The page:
What is lattice degeneration

Lattice degeneration of the retina also called circumferential, equatorial or palisade retinal degeneration, is a developmental thinning of the retina that occurs in about 6-8 percent of the general population 1). Lattice degeneration is a risk factor for retinal tears and retinal detachment, but the vast majority of people with lattice degeneration never have a problem. Lattice degeneration of the retina is present in 30% of retinal detachments in implanted intraocular lens patients 2). Retinal tears are present in up to 2.4% cases of lattice degeneration. Retinal tears usually develop along the posterior and lateral edges of the lattice degeneration lesion. In many such tears, an incomplete posterior vitreous detachment is present with its edge attached to the posterior margin of the lattice degeneration lesion 3). Retinal detachment is seen in less than 1% of patients with lattice degeneration if the fellow eye did not have a retinal detachment 4). However, with a history of retinal detachment in one eye, the risk of retinal detachment in the fellow eye over seven years is between 2-5% 5). People with lattice degeneration should immediately report any floaters, flashing lights or loss of vision and should have a yearly dilated examination by an ophthalmologist.

Lattice degeneration often takes the appearance of an elongated area of inner retinal thinning, its long axis tending to lie parallel to the ora serrata 6). Lattice degeneration may also be seen on either side of a major retinal vessel, following a perivascular pattern in Wagner or Stickler syndrome 7). Lesions that are located at or posterior to the equator tend to be larger. The base of the lesion has a moth-eaten uneven appearance and the overlying thin degenerating retina is often jagged 8). White lines in a criss-crossing or fish-bone pattern may or may not be seen within the lesion, which renders the name “lattice” degeneration to this lesion. These white lines are in fact glial or hyaline sheathed vessels which may be occluded. These white lines are seen in 11.9 to 42.9% of patients with lattice degeneration 9). Normal appearing retina exists between the lesion and the ora serrata as in this case. This may be confirmed in appropriate cases by scleral depression to differentiate lattice from a pigmented prominent vitreous base 10).

While there are no know risk factors for lattice degeneration, it is most commonly found as an incidental finding on routine ophthalmologic exams. Lattice degeneration may be found in symptomatic patients in association with retina tears or holes.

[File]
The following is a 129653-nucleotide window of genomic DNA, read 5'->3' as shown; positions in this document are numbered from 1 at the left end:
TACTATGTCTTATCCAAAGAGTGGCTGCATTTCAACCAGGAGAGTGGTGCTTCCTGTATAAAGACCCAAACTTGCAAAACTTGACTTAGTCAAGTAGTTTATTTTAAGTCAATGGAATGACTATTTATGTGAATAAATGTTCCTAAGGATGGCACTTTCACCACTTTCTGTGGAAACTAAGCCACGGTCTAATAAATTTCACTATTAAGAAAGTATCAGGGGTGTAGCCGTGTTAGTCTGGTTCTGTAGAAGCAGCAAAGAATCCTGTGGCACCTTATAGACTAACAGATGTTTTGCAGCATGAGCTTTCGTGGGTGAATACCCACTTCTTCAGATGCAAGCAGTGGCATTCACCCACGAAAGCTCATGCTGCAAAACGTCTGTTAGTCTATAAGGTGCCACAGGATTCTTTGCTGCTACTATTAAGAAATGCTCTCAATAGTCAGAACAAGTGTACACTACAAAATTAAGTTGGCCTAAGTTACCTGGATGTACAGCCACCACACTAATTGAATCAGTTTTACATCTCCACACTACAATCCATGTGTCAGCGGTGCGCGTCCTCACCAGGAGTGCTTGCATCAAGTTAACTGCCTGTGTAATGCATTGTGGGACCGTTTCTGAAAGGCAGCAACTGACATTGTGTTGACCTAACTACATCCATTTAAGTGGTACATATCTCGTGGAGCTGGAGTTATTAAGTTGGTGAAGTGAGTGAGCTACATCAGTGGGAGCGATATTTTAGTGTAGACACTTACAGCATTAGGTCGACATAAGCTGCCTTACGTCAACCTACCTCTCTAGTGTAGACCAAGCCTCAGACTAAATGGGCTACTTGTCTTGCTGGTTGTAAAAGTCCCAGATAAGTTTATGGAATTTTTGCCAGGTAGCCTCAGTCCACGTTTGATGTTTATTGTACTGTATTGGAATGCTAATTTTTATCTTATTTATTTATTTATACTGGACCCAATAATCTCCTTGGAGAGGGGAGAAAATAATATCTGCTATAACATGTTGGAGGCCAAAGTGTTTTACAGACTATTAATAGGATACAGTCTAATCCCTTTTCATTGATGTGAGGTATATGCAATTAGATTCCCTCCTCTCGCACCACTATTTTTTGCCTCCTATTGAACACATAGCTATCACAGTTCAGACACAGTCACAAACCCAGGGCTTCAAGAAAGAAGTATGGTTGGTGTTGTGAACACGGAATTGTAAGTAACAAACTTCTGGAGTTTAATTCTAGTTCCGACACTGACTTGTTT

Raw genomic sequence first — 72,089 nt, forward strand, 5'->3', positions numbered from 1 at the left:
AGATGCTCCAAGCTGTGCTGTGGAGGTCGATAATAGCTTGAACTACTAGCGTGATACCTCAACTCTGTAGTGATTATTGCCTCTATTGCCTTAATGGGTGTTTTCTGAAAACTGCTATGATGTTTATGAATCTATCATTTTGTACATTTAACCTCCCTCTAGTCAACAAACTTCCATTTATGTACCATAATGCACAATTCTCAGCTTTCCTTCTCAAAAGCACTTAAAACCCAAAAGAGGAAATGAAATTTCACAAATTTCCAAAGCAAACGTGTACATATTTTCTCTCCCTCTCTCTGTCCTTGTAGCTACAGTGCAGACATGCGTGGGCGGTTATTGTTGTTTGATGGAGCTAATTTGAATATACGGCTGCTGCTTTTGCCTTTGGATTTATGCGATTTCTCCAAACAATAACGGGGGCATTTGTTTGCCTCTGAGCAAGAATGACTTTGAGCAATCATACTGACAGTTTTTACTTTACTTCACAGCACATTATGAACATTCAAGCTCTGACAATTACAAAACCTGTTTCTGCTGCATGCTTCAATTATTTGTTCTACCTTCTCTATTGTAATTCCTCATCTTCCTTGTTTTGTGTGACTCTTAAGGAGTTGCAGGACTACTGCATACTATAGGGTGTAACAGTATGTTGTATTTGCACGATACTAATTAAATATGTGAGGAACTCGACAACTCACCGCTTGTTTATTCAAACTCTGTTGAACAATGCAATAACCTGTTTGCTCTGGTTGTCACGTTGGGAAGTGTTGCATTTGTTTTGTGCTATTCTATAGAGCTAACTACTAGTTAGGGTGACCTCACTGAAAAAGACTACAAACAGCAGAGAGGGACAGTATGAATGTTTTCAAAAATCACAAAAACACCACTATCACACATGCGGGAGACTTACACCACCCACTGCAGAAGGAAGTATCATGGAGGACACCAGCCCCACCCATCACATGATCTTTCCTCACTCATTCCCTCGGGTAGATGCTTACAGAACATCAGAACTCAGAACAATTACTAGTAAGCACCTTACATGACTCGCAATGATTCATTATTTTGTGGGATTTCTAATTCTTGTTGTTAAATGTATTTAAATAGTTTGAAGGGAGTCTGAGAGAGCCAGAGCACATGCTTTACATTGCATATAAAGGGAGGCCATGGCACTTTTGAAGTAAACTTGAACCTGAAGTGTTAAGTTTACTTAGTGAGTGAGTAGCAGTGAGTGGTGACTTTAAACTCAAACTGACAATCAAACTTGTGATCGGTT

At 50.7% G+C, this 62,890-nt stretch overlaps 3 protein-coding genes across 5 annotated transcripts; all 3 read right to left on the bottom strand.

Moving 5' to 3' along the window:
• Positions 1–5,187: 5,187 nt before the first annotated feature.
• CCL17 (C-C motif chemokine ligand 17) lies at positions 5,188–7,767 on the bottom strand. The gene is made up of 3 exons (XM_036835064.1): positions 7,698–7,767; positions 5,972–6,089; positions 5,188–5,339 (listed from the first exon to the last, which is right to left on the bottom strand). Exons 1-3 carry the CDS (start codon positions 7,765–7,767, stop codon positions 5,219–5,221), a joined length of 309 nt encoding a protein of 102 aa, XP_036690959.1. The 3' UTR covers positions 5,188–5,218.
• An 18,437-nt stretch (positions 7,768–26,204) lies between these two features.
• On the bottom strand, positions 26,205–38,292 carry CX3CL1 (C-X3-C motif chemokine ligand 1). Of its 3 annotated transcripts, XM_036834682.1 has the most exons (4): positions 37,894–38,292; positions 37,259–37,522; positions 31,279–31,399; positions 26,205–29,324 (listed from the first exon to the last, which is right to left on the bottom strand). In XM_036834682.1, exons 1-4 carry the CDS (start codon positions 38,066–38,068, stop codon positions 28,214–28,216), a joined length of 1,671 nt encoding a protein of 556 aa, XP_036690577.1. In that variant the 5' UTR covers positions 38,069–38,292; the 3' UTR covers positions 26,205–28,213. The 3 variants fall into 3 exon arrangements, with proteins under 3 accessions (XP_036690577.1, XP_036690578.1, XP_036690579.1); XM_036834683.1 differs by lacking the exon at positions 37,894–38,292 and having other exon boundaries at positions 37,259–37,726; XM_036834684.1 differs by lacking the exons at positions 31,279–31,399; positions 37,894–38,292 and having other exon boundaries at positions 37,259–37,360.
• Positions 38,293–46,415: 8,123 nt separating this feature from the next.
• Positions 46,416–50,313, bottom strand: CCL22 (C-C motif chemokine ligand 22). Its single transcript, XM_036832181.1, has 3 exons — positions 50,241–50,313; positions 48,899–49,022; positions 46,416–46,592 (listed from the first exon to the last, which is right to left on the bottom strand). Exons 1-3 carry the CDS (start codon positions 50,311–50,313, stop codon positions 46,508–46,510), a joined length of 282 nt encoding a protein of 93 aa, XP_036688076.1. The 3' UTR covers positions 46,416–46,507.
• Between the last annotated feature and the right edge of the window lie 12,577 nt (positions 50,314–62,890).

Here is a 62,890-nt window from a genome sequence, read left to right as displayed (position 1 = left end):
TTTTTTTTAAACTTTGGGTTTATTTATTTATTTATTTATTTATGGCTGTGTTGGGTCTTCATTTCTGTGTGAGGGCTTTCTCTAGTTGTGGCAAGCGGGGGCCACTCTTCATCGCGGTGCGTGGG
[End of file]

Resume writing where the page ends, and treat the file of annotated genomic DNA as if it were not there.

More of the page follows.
The observation of lesions in the peripheral retina suggestive of lattice degeneration must be carefully examined with scleral indentation and indirect ophthalmoscopy. The borders of lattice lesions will have an abrupt, discrete edge adjacent to otherwise normal retina. Examples of various lattice lesions are shown below 11).

Lattice degeneration though commonly encountered, can vary in its appearance. Though most cases can be observed without intervention, some present a real risk of retinal detachment. These cases require laser photocoagtulation or cryotherapy to seal off the affected areas.

Figure 1. Lattice degeneration

Lattice degeneration

Is lattice degeneration serious?

No, however lattice degeneration is a risk factor for retinal tears and retinal detachment, but the vast majority of people with lattice degeneration never have a problem. The chances of a retinal detachment developing in an eye with lattice degeneration were less than 1% over an average of 11 years if retinal detachment had not occurred in the other eye 12). In people with lattice degeneration in both eyes and a history of detachment in the first eye, the incidence of retinal detachment in the second eye over seven years was between 2% to 5% 13). Asymptomatic retinal breaks frequently are observed within the lesions of lattice degeneration. These are usually small atrophic holes; retinal detachments due to these breaks are usually slowly progressive and are most frequent in myopic eyes of patients less than 60 years of age 14).

Asymptomatic retinal breaks are present in approximately 6% of eyes in both clinical and autopsy studies 15). The chances of retinal detachment due to an asymptomatic retinal break in people in which a retinal detachment has not occurred in either eye were approximately 0.5% over a follow-up period averaging 11 years 16). If a retinal detachment has occurred in one eye of a person with an asymptomatic retinal break in the second eye, the chances of retinal detachment in the latter eye appear to be higher, with incidence figures ranging from 0% to 15% 17). However, data regarding such cases are incomplete, and the relationship between the asymptomatic breaks, new retinal breaks, and retinal detachment remains unclear.

Treatment is indicated in symptomatic patients, positive family history of retinal detachment, retinal detachment in the fellow eye, trauma related retinal breaks, myopia and clinical progression of retinal detachment 18).

Lattice degeneration causes